Travel Q&A

Q. My wife and I frequently travel from Heathrow to Perth in Western Australia. When our relatives travel Perth-Heathrow, it always costs substantially more, regardless of the airline used. Why? Roger Seton, Wellingborough

A. Air fares from London are more competitive than from any other nation in Europe; it is the world capital of aviation, with far more people flying in and out than any other city on Earth. Competition is particularly intense to Australia. Even though there are no longer any direct flights to Perth, several top-quality airlines are after your custom. Qantas and its partner, Emirates, compete against Gulf rivals Etihad and Qatar Airways. All the top Asian carriers, such as Singapore Airlines, Malaysia Airlines and Cathay Pacific, are after you too. There are even exotic options such as Air Mauritius and South African Airways if you want to add an unusual stopover.

As a result, prices are as low as they were a quarter-century ago, even though fares are subject to almost £100 in UK Air Passenger Duty. I am seeing quotes of £820 for a London-Perth return on Qantas/Emirate for travel in late January (a fabulous time to be in Perth, as you will know). Same dates, opposite direction: £1,000.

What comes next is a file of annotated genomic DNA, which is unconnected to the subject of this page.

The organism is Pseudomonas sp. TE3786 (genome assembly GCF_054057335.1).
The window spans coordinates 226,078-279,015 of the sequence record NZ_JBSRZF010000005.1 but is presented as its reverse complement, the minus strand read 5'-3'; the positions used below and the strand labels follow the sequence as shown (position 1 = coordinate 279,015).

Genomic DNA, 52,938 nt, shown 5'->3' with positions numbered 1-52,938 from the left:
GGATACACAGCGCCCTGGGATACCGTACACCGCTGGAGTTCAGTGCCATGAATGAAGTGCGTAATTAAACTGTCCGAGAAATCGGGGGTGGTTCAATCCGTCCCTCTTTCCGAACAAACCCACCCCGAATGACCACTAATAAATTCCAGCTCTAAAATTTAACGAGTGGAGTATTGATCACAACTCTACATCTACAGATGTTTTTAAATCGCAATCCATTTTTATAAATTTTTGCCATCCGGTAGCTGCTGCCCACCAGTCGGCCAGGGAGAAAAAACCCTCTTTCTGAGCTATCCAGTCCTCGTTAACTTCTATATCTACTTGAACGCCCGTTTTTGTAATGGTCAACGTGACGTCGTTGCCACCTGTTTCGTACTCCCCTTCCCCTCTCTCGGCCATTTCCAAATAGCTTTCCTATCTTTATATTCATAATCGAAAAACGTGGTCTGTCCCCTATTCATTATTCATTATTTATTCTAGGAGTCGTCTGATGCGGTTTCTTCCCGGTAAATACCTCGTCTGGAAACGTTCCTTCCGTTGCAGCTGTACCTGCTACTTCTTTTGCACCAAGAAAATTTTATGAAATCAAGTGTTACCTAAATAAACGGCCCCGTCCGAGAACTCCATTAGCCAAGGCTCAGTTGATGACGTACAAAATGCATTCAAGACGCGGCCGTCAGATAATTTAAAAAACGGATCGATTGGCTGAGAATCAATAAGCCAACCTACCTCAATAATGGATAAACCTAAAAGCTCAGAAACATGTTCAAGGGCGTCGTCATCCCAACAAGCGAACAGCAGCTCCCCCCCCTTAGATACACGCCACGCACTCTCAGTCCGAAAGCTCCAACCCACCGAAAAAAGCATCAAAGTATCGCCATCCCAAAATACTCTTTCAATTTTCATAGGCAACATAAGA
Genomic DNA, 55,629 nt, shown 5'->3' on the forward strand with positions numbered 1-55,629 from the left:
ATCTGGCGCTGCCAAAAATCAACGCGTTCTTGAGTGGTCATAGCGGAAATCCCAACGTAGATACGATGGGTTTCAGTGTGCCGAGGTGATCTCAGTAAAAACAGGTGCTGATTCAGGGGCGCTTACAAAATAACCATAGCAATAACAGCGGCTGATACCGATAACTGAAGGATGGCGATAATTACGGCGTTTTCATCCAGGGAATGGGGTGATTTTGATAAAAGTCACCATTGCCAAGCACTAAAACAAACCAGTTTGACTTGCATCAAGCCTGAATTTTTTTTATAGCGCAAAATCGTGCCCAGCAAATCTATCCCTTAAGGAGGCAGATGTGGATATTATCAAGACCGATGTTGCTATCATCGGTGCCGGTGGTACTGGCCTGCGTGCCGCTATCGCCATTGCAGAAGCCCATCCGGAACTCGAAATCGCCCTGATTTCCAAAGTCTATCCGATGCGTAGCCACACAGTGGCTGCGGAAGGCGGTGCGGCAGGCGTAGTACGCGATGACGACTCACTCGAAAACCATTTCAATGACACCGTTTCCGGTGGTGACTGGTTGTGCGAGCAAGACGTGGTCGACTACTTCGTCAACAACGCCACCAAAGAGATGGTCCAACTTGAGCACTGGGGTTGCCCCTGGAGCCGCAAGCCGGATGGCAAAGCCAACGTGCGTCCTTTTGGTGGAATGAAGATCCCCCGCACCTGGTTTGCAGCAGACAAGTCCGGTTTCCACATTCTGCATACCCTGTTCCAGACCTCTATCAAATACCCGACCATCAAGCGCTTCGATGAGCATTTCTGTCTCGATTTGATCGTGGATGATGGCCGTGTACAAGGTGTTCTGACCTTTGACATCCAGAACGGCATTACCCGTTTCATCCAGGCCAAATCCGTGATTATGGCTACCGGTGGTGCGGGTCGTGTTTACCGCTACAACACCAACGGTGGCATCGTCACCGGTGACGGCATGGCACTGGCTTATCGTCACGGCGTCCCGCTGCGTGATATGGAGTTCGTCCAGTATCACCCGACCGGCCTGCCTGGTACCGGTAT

Now, you may well be thinking: it is clearly equally competitive between Perth and London as it is between London and Perth. So why the discrepancy? Well, airlines like to charge as much as the market will bear. For most of the past 25 years, there has not been a huge difference between Australian and UK fares. But when the pound collapsed five years ago, the Australian dollar soared in strength. The Aussies seem content to pay the same sorts of fares in A$ terms in 2013 as they did in 2007 – about A$1,800 return from Perth to London. When expressed in sterling, today’s price is about 25 per cent higher.

If any of your Australian relatives make regular trips to the UK, it could be worth them buying a one-way ticket and then organising a suitable sequence of London-Perth-London tickets to take advantage of our good fortune.